Work Related Stress

We've all experienced it at some point

Work Related Stress

Most jobs will come with some form of pressure. Whether it comes from the role itself or the people you work with. So a little pressure is normal in some jobs. But pressure and stress are very different. Pressure is when you have the resources to cope, but you know something is at stake. Stress is when you don’t have the resources to cope.

The psychological and physical effects of stress should never be underestimated. They can cause major problems within a persons’ life.

The way you deal with workplace stress will depend on what element of your job is causing you stress. Handling the stress of workplace harassment will require a different approach to an unreasonable workload.

Workplace Bullying Or Harassment

This is a serious matter, don’t let anyone tell you otherwise. And don’t let anyone tell you to “just deal with it.” Bullying is wrong, plain and simple. It causes stress and it can have lasting psychological implications. And as much as I would love to tell you that if you tell someone in authority, they will deal with it, they might not. Office politics are a minefield of complications. You can and you should try to discuss it with someone, but just know that it might not go the way you want. So you need a backup plan.

Telling Someone

If you think that telling someone about what’s happening will help then do it. Talk to them and be totally honest about what’s happening. They can’t properly help you if you’re not totally honest.

Most decent companies have a zero tolerance policy for bullying. It’s normally set out by the managers. But what if your bully is the manager? That complicates things even further. If there is someone with more authority, talk to them. But if there isn’t and they’re making your life a misery, then finding a new job might be your only option.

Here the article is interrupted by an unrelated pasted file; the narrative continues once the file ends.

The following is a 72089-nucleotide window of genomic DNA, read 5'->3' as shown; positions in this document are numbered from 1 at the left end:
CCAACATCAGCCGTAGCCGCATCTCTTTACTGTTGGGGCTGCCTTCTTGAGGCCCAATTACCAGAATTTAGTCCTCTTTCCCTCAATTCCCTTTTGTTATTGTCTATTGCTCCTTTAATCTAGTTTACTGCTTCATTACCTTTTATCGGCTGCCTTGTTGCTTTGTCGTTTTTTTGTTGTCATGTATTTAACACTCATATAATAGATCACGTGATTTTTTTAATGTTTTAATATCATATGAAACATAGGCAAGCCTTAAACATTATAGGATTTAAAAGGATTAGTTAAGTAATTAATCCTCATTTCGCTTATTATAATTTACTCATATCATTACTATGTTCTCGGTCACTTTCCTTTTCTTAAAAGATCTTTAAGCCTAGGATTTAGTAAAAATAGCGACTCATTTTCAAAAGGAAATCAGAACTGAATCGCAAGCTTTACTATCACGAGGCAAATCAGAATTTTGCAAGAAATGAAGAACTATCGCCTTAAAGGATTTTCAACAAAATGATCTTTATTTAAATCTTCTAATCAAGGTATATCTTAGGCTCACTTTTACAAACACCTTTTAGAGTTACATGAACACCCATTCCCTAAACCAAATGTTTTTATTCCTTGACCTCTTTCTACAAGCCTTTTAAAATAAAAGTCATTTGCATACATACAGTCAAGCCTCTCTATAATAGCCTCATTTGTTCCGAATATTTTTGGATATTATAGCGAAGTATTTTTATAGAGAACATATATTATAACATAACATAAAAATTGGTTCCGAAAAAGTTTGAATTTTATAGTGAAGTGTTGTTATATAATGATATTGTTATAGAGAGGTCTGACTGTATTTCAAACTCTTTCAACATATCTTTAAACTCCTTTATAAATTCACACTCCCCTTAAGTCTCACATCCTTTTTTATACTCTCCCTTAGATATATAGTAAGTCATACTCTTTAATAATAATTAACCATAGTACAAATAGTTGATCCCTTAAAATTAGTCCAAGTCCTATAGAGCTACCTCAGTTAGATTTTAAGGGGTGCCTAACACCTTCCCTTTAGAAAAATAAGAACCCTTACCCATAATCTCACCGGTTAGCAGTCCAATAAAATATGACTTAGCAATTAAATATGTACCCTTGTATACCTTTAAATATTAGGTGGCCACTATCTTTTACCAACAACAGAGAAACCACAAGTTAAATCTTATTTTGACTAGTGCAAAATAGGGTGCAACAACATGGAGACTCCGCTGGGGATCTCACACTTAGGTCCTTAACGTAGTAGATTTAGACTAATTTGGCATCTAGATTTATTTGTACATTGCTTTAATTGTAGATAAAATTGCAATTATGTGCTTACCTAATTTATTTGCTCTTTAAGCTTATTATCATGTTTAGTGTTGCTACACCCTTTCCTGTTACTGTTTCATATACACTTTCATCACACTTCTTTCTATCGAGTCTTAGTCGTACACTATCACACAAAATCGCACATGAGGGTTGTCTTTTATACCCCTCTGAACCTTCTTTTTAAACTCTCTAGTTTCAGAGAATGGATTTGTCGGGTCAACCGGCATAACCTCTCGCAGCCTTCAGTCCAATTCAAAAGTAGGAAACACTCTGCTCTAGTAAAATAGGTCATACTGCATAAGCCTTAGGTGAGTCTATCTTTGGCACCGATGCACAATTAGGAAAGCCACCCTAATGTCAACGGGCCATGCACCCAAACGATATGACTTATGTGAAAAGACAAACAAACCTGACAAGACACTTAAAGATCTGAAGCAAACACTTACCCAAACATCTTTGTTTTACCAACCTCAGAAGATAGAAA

If you have evidence of their bullying, you could consider taking them to court for harassment. But if you don’t have evidence, then there is very little point. It’s an expensive and long process. You need to weigh up whether it’s worth your time or you should move forward.

It sounds harsh and an odd thing for a counsellor to say. I feel like I should be telling you to talk to people and reason with your awful manager. But this is the real world. Sometimes you just have to cut your losses and accept that some people are jerks who are never going to change.

Workload Stress

It seems like the better you are at your job, the more people will expect of you. And the harder you work, the harder people will expect you to work. But those people who are terrible at their job and openly lazy seem to coast through doing the bare minimum.

As a society, we value business quite highly. We act like if you’re not rushed off your feet then you’re doing something wrong. But mental overload isn’t trendy or glamorous, it’s dangerous.

Workplace stress can lead to anxiety, depression, memory problems, an increase in heart rate and trouble sleeping. There’s nothing cool about any of those things. There are a few ways to combat workload stress and hopefully make your working life a little easier.

Talk

Talk to your manager or whoever is in charge. Tell them that you could use some help and you’re struggling to keep up. Make it sound noble, tell them that you don’t want the company’s reputation to suffer as a result of your workload. You might get the help you want, but you might not. But you won’t know unless you ask. If you do get the help, you need then great. If you don’t, then you may need to reconsider your future with the company. If they don’t value you enough to support you when you’re busy then you’re clearly not that important to them.

Delegate

Again, if you can delegate, you should. Don’t try to do everything yourself if there are other people around to help you. Make use of them. Even if you only assign them the simple tasks, it gives you more time to focus.

Mindfulness

If you’ve never practised mindfulness before I would recommend it. It’s easy, it’s relaxing and most mindfulness apps are free. It might not sound like much, but it can make a massive difference to your anxiety and stress levels.

You need to put food on the table and pay the rent. But you also need to be a healthy and happy human being. This should always be a priority. Your workplace doesn’t have to care if you’re happy. But if they don’t care about your health then you need to find a new workplace. 

mental health
Claire Raymond
Claire Raymond
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Claire Raymond

I have been a writer for 14 years now, I'll figure it out one day.

See all posts by Claire Raymond